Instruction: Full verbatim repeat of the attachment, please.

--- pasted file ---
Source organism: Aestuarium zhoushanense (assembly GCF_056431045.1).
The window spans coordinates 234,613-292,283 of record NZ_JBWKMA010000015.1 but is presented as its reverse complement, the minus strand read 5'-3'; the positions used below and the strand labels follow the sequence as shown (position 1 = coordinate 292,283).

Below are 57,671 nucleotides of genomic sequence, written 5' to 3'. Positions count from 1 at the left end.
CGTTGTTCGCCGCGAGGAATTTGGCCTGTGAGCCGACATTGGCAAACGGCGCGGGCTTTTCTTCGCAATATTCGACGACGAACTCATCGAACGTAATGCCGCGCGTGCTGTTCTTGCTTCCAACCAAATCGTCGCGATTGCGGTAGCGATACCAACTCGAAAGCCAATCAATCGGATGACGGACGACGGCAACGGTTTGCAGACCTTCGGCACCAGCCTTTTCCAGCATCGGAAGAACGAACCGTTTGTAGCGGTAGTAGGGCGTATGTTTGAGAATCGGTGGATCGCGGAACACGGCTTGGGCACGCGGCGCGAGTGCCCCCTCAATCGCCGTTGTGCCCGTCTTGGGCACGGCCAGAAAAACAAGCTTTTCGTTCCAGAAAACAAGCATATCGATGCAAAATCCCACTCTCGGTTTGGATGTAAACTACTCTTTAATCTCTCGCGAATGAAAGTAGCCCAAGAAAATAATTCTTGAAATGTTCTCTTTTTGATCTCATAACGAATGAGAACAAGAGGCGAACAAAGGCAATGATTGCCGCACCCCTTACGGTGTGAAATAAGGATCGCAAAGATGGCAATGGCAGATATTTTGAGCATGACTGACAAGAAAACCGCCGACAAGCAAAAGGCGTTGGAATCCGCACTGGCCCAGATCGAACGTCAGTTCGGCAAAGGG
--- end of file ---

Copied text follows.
Source organism: Aestuarium zhoushanense (assembly GCF_056431045.1).
The window spans coordinates 234,613-292,283 of record NZ_JBWKMA010000015.1 but is presented as its reverse complement, the minus strand read 5'-3'; the positions used below and the strand labels follow the sequence as shown (position 1 = coordinate 292,283).

Below are 57,671 nucleotides of genomic sequence, written 5' to 3'. Positions count from 1 at the left end.
CGTTGTTCGCCGCGAGGAATTTGGCCTGTGAGCCGACATTGGCAAACGGCGCGGGCTTTTCTTCGCAATATTCGACGACGAACTCATCGAACGTAATGCCGCGCGTGCTGTTCTTGCTTCCAACCAAATCGTCGCGATTGCGGTAGCGATACCAACTCGAAAGCCAATCAATCGGATGACGGACGACGGCAACGGTTTGCAGACCTTCGGCACCAGCCTTTTCCAGCATCGGAAGAACGAACCGTTTGTAGCGGTAGTAGGGCGTATGTTTGAGAATCGGTGGATCGCGGAACACGGCTTGGGCACGCGGCGCGAGTGCCCCCTCAATCGCCGTTGTGCCCGTCTTGGGCACGGCCAGAAAAACAAGCTTTTCGTTCCAGAAAACAAGCATATCGATGCAAAATCCCACTCTCGGTTTGGATGTAAACTACTCTTTAATCTCTCGCGAATGAAAGTAGCCCAAGAAAATAATTCTTGAAATGTTCTCTTTTTGATCTCATAACGAATGAGAACAAGAGGCGAACAAAGGCAATGATTGCCGCACCCCTTACGGTGTGAAATAAGGATCGCAAAGATGGCAATGGCAGATATTTTGAGCATGACTGACAAGAAAACCGCCGACAAGCAAAAGGCGTTGGAATCCGCACTGGCCCAGATCGAACGTCAGTTCGGCAAAGGG